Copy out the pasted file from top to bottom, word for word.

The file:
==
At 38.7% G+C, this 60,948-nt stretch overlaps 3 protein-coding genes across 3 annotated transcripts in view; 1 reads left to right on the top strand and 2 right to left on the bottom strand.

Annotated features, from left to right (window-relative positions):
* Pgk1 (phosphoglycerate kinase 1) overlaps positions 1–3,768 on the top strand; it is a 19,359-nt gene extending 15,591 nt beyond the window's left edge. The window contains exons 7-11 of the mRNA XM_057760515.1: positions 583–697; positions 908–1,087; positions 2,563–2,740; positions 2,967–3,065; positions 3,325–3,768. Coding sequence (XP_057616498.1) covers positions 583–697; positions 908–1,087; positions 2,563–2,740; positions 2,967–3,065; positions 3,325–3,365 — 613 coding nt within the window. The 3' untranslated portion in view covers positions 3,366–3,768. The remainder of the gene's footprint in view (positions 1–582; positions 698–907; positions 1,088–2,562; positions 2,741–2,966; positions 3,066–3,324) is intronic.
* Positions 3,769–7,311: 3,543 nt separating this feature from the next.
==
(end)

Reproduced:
At 38.7% G+C, this 60,948-nt stretch overlaps 3 protein-coding genes across 3 annotated transcripts in view; 1 reads left to right on the top strand and 2 right to left on the bottom strand.

Annotated features, from left to right (window-relative positions):
* Pgk1 (phosphoglycerate kinase 1) overlaps positions 1–3,768 on the top strand; it is a 19,359-nt gene extending 15,591 nt beyond the window's left edge. The window contains exons 7-11 of the mRNA XM_057760515.1: positions 583–697; positions 908–1,087; positions 2,563–2,740; positions 2,967–3,065; positions 3,325–3,768. Coding sequence (XP_057616498.1) covers positions 583–697; positions 908–1,087; positions 2,563–2,740; positions 2,967–3,065; positions 3,325–3,365 — 613 coding nt within the window. The 3' untranslated portion in view covers positions 3,366–3,768. The remainder of the gene's footprint in view (positions 1–582; positions 698–907; positions 1,088–2,562; positions 2,741–2,966; positions 3,066–3,324) is intronic.
* Positions 3,769–7,311: 3,543 nt separating this feature from the next.